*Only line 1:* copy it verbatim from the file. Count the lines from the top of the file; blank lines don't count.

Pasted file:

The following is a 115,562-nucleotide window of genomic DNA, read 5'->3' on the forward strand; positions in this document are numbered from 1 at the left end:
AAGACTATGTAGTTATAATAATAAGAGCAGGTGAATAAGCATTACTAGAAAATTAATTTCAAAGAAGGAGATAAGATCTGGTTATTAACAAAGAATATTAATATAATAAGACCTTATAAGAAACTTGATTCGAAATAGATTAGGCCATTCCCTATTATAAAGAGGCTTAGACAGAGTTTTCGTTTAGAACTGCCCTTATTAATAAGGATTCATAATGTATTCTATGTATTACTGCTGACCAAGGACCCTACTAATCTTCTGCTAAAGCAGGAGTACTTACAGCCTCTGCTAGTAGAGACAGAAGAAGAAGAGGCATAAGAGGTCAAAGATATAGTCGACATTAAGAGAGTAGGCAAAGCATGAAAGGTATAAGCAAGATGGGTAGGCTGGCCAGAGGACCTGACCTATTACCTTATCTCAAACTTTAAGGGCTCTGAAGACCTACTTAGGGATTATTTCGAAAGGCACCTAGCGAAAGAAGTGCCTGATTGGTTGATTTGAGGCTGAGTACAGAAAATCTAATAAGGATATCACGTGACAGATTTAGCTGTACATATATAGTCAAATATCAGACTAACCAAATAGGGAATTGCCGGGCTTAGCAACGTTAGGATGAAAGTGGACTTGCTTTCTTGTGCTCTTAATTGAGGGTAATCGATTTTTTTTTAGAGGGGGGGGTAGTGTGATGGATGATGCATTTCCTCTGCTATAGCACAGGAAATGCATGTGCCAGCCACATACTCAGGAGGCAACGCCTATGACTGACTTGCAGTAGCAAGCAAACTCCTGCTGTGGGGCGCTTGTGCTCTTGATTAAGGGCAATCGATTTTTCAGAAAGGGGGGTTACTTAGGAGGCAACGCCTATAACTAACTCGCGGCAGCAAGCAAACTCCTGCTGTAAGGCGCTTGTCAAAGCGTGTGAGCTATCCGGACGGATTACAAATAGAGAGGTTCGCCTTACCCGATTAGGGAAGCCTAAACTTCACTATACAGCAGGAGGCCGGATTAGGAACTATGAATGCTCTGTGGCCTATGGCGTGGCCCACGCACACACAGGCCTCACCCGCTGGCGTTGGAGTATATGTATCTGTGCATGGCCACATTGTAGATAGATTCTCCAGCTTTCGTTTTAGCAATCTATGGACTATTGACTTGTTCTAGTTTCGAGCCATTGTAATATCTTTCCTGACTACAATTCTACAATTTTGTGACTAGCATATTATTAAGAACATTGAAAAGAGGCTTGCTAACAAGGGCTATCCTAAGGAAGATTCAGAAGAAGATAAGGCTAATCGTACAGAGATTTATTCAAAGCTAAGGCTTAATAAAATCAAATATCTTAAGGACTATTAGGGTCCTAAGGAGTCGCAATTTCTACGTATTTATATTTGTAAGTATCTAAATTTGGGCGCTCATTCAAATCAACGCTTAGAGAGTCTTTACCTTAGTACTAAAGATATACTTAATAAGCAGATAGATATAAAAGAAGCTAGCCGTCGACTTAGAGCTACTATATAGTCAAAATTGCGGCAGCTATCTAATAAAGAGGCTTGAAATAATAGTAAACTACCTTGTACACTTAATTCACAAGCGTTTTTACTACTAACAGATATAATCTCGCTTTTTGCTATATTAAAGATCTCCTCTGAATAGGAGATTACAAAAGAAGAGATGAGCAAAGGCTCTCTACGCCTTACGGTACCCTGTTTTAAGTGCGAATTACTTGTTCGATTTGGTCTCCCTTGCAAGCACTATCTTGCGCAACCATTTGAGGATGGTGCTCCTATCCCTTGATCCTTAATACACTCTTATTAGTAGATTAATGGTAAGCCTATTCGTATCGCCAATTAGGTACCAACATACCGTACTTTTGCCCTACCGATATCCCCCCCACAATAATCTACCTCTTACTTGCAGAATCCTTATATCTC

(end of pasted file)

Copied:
The following is a 115,562-nucleotide window of genomic DNA, read 5'->3' on the forward strand; positions in this document are numbered from 1 at the left end: